While Auckland has already implemented a comprehensive shared space program in its city centre over the past four years, Vienna – which started implementing pedestrian streets 40 years ago – has just opened its first shared space as part of the redesign of Austria’s most prominent shopping street, Mariahilferstraße, in November.
While both shared space approaches are characterised by a level surface that is shared by pedestrians, cyclists and motor vehicles, Auckland’s approach clearly favours pedestrians by giving them absolute priority and speed limits as low as 10 km/h.
In contrast, Vienna’s approach builds on equal treatment of all traffic modes and has a higher general speed limit of 20 km/h (with the option of increasing it even to 30 km/h). Auckland’s approach also seems to more strongly discourage through traffic.
As can be seen in the images above, there are some notable similarities in the implementation of shared spaces between Vienna and Auckland, even though the cities are over 18,000 kilometres apart and have strongly divergent cultural influences.
Both cities emphasise high-quality but fairly monotonous paving materials and the absence of conventional road signs, which in both cases are only required at the entry and exit points. Auckland uses less demarcation than Vienna with a tactile strip in similar colour to the other pavers to indicate the end of the exclusively pedestrian space, whereas Vienna’s demarcation is more obvious and in a contrasting shade.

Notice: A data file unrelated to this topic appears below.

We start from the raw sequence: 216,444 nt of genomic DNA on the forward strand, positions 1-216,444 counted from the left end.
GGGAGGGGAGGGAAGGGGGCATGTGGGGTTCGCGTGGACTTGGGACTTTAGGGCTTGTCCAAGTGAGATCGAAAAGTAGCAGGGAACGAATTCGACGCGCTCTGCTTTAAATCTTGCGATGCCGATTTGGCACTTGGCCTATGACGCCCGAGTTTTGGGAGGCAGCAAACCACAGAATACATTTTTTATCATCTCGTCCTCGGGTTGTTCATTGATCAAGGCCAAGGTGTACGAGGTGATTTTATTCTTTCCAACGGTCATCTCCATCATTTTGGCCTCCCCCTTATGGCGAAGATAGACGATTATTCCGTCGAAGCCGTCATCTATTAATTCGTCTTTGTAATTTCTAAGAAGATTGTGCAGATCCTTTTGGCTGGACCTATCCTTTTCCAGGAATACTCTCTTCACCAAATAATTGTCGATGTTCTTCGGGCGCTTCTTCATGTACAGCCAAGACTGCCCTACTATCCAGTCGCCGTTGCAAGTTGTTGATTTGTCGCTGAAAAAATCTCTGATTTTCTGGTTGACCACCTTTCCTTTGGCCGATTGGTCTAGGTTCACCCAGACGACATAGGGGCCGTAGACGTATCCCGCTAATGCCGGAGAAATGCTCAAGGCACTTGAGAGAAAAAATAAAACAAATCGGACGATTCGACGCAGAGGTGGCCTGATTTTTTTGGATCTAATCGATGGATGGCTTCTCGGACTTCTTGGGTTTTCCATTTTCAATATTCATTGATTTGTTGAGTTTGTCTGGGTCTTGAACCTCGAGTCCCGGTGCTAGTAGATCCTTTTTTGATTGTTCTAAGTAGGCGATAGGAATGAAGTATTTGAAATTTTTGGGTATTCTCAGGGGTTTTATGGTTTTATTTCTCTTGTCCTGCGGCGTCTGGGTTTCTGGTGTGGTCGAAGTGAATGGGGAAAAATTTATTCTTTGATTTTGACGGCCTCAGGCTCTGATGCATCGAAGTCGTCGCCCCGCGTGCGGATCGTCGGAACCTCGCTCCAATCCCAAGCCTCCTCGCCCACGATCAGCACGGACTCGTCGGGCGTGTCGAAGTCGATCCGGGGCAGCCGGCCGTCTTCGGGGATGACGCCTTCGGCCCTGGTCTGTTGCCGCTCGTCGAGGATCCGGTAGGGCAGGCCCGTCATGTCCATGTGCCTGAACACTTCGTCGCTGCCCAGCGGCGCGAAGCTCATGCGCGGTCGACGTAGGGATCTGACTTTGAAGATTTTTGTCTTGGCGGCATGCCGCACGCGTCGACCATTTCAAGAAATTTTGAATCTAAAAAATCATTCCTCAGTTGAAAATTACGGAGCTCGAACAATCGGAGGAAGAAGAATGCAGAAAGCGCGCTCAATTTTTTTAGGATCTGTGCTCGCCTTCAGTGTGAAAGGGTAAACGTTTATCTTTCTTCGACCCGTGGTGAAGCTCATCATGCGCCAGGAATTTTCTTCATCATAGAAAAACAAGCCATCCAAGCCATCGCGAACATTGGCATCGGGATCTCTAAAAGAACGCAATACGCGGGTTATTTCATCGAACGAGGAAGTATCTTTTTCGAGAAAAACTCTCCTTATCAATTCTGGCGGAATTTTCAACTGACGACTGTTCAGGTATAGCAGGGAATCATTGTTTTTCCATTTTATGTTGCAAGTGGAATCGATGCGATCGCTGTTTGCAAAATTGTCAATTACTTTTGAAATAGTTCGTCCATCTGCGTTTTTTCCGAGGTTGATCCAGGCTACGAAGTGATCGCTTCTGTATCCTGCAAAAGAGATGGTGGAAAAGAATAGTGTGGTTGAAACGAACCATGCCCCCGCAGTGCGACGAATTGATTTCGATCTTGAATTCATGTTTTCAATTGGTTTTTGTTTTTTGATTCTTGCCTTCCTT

In both cases more use could be made of trees and other plantings to provide shade, counteract the heat island effect of impervious surfaces, and provide visual cues to slow down motorists. Bike parking could be much more generous in both cities.
While the physical treatments are similar, public engagement processes were very different.
Vienna had an elaborate public engagement process and the final decision came as the result of a referendum in the adjoining districts. In Auckland, project consultation tends to take place through the higher order documents in which they are contained – such as the City Centre Masterplan as well as through annual statutory Annual Plan/ Long Term Plan consultations with only targeted project-specific engagement with localised stakeholders.
Vienna trialled the shared space approach and, as noted above, subjected the decision-making process to a referendum before moving to final implementation. Auckland proceeded straight to full implementation.
While both shared space programmes are supported by general city strategies (Auckland’s City Centre Masterplan and Vienna’s STEP 2025 Urban Development Plan), Auckland’s programme included a comprehensive plan for implementing numerous shared spaces as part of a connected laneway network while Vienna lacks an overall strategy and instead follows a decentralised approach that encourages its districts to propose streets to be transformed into shared spaces.
It is also interesting to note that shared spaces in Auckland were seen as an alternative (compromise) to introducing pedestrian areas while Vienna – with almost 100 pedestrian streets all over the city – introduced shared spaces as an approach that – in the case of Mariahilferstraße – can also complement a pedestrian zone.